Tech Investors Buy Themselves Some Blue Bottle Coffee

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After all the VC deals that get done at Blue Bottle Coffee, it’s only fitting that Blue Bottle Coffee’s fundraising be one of them.

The tony coffee brewery announced its $25.7 million series B investment, completed at its flagship store in Oakland, earlier today. The investment was led by Morgan Stanley Investment Management, the same Morgan Stanley adviser behind the investments in Twitter and Facebook, according to a source.

(While Morgan Stanley Investment Management primarily invests in public companies, the 5 percent of the capital it is allowed to invest in private companies goes to stuff like Blue Bottle and Twitter, we hear. Morgan Stanley declined to comment.)

While Morgan Stanley getting into coffee does not seem that far-fetched, the list of names on the Blue Bottle term sheet also included a pack of tech founders and executives. In addition to former investors Index Ventures, Google Ventures and True Ventures, Instagram’s Kevin Systrom, Twitter and Medium co-founder Evan Williams, Twitter investor Chris Sacca, WordPress founder Matt Mullenweg, Flickr and Hunch founder Caterina Fake, investor Joanne Wilson (Fred Wilson’s wife) and a16z partner Lars Dalgaard joined the round.

Aside from Systrom, who was a trained barista post-Stanford, no one on the above list has any kind of coffee background. So why the tech pile on? Is Jon Shieber right? Is no industry safe from Silicon Valley?

True Ventures partner and Blue Bottle champion Tony Conrad told us that the appeal of Blue Bottle was about entrepreneurial camaraderie. “Tech investors in particular are good at identifying these kinds of people,” he said, referring to Blue Bottle founder James Freeman.

“[Freeman] sounds like a Matt Mullenweg to me, or an Evan Williams or a Bre Pettis. The reason that True Ventures got into it was that I was considering it on a personal level. I have enough technology investments. From a tactical point of view, boy it’s diversified.”

There’s definitely a new breed of entrepreneurs in coffee.

Conrad is no stranger to atypical investments, having backed and seen multiple returns from an investment earlier in his career: Stoneyfield Farms yogurt. “That worked out pretty well,” he said.

“There’s definitely a new breed of entrepreneurs in coffee,” Blue Bottle Chairman Bryan Meehan explained, describing why the brick and mortar entrepreneurial spirit has found fast friends in tech. “Jack Dorsey [a Sightglass investor] hired his second employee, launched Square at Blue Bottle in Mint Plaza. Perhaps our tech investors recognize something in our brand and in James that they see in themselves?”

Or perhaps they just really like coffee?

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“We could spin it and say that it’s tech, but that’s not the case,” Tony Conrad explained. “Investments like Blue Bottle and hair color startup Madison Reed are physical products. That amounts to about two percent of our portfolio. If you look at Sequoia and Greylock, they probably have a couple companies like this [in fact, Sequoia owns shares in The Melt, a grilled cheese company].”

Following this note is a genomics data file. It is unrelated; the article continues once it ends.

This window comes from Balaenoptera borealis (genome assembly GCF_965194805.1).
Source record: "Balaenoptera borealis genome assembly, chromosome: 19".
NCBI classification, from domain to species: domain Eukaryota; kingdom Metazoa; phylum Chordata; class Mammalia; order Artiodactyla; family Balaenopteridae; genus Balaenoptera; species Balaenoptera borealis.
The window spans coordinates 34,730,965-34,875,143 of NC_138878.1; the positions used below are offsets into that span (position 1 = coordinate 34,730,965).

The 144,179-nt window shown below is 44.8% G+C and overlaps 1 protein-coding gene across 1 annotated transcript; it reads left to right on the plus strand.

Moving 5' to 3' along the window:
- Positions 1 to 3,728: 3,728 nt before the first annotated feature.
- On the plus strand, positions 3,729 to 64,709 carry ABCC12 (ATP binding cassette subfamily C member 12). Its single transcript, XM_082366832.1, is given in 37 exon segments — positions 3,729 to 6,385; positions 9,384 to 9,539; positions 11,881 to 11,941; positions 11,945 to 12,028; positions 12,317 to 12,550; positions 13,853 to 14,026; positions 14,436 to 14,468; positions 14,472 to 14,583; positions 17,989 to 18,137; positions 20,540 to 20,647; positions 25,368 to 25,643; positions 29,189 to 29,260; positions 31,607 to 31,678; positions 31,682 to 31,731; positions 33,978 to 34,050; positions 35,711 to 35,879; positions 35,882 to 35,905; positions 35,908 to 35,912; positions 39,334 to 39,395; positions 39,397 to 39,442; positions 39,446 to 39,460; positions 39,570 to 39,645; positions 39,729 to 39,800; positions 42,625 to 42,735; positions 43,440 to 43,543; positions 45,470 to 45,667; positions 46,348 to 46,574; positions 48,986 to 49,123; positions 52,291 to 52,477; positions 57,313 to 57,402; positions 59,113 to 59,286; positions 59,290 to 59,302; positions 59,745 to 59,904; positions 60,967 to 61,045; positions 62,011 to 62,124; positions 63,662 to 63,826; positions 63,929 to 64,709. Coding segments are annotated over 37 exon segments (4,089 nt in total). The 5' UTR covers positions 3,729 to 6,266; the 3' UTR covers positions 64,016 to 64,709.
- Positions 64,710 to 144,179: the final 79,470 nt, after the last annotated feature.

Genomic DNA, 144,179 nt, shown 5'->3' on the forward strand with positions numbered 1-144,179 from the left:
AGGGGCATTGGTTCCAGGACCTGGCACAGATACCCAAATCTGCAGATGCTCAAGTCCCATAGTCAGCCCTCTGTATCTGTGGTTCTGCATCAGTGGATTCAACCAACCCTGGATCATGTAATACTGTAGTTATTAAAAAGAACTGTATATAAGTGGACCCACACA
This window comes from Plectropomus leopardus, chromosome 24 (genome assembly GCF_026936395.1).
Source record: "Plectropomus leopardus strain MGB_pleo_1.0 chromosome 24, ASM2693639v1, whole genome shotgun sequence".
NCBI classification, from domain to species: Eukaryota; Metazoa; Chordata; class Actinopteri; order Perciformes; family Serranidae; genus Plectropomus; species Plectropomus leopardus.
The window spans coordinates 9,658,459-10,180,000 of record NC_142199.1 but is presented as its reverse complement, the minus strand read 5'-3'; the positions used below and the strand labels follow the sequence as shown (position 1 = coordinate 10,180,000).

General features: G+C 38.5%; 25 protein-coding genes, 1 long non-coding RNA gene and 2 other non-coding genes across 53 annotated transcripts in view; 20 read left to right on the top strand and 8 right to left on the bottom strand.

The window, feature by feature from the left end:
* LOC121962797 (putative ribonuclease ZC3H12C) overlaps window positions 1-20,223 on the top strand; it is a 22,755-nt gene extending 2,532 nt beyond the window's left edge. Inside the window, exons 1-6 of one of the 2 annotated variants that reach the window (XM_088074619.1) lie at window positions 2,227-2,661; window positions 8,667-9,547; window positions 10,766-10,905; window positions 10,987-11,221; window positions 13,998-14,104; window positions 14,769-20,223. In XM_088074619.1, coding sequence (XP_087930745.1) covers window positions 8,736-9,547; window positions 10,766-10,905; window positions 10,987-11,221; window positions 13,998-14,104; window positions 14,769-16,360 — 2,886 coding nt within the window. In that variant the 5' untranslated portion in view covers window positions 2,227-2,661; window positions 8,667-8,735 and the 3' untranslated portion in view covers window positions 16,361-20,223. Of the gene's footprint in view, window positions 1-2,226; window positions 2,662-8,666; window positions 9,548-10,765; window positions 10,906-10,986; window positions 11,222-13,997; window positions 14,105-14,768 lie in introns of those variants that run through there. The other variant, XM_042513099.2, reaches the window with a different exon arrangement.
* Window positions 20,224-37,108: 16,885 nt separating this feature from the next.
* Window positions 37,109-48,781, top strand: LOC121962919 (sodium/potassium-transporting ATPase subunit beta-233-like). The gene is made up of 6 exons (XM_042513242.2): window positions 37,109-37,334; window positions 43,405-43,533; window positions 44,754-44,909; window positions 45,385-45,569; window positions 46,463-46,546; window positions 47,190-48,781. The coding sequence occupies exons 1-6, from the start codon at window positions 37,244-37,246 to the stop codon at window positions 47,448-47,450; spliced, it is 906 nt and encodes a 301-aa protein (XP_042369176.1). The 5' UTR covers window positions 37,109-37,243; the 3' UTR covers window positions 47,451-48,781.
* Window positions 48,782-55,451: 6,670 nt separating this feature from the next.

He continues, “What does The Melt have to do with technology? Sequoia did that deal. Sure, our LPs want us investing in technology. And we respect that. But they also want us to be smart, and have an unfair advantage. We had access here that nobody else had.”

If you boil venture capital down to a pure goal of getting in early on huge, scalable opportunities, specialty coffee roasting is definitely a large enough market. In terms of dollars spent, coffee purchases in the U.S. top $30 billion dollars a year, with the specialty market — including Starbucks, Peet’s, Stumptown, Fourbarrel, etc. — raking in about half that at $15 billion.

Starbucks revenue is about half the specialty market.

SF-specialty coffee shop Philz Coffee also raised an eight-figure VC round just last summer. When asked if he considered Starbucks Blue Bottle’s closest competitor, Meehan said no. “We’re so naive about competition. I pay close attention to Stumptown, Fourbarrel and Sightglass because I like what they do. All of us small companies are tiny, but one or two of us are going to be very big. Even $200 million in revenue would be 1 percent of the market.”

He wouldn’t tell me what their revenue is currently.

Meehan says the company will spend the money on developing its “ready to drink” iced coffee product, and building out more stores to sell fancy coffee and beans roasted fewer than 48 hours ago. He tells me Blue Bottle has just signed seven leases, with five more in the works.

And of course, Blue Bottle is going to vamp up its website, though Conrad holds that, despite being more tech-connected than a night at The Battery, Blue Bottle is not making an e-commerce play. “It’s a company that leverages tech. And it will have an increasing online component where people can order beans, etc. But that’s never going to be the motor of our business.”

For the record, Conrad’s favorite drink at Blue Bottle is the “SG – 120.”